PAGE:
If you’re religious or spiritual, consider attending a virtual service or practice.
5) Teach someone about your hobby or trade. Write, blog, create social media content, and make a video to do so. Engage with people, answer their questions, and provide them with credible resources so they can learn more.
5) Increase your self-care. Do more of what you enjoy and try new things, even if you don’t feel like it. Take care of your body and mind. Try to keep to a normal schedule, this includes proper exercise, diet, and staying hydrated. If you’re overwhelmed with work, schedule in self-care. Slow down, read a book, take a bath, watch a movie, call someone you care about.
6) Make a vision board to stay focused on your long-term goals. Read how here:
8) Practice mindfulness, breathing and or meditation. Find someone who provides these services online if you need help getting started. Create a YouTube playlist of relaxing music and sounds that you can practice to. Don’t give up if these exercises don’t immediately benefit you in an impactful way, it takes time to learn them. It’s a process.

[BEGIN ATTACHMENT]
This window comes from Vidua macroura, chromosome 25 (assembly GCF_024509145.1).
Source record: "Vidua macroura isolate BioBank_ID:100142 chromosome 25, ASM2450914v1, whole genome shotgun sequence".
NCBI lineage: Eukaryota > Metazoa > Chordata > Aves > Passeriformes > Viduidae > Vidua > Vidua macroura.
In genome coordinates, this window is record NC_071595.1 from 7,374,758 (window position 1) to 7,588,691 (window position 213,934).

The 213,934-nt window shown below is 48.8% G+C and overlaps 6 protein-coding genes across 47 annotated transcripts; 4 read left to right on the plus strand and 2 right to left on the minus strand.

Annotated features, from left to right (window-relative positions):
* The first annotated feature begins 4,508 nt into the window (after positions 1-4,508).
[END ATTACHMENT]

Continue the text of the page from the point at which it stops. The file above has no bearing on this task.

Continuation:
9) Use online presence to raise awareness or funds for a cause that you’re passionate about. Help people learn more, support people who need it the most, connect to others who care about the same thing as you. Feel good!
10) Use positive affirmations and practice them regularly. Read more and find examples here:
11) Have a safety plan and an emergency plan. For the safety plan:
• Write down what triggers maladaptive behaviors.
• Write coping strategies for each trigger that you can participate in right away.
• Write down three positive affirmations or favorite quotes.
• List three people whom you can trust to call and talk to and receive support from (Do ahead of time: make sure that they know they are on your safety plan list and tell them how they can best support you if you contact them.) (Ideas on how they can help: this can range from a phone call to recall favorite memories or to meet up for coffee.).
• If your situation turns into an emergency, call 911 or the National Suicide Prevention Lifeline 1-800-273-8255 or your local mental health crisis lifeline. Add these emergency phone numbers to your safety plan.
12) Speak with a professional counselor. They can teach you several coping strategies and powerful tools like cognitive reframing. They are someone who will be present with you, be non-judgmental, listen, and provide feedback. They will support you and give you space for you to process your strongest emotions and thoughts.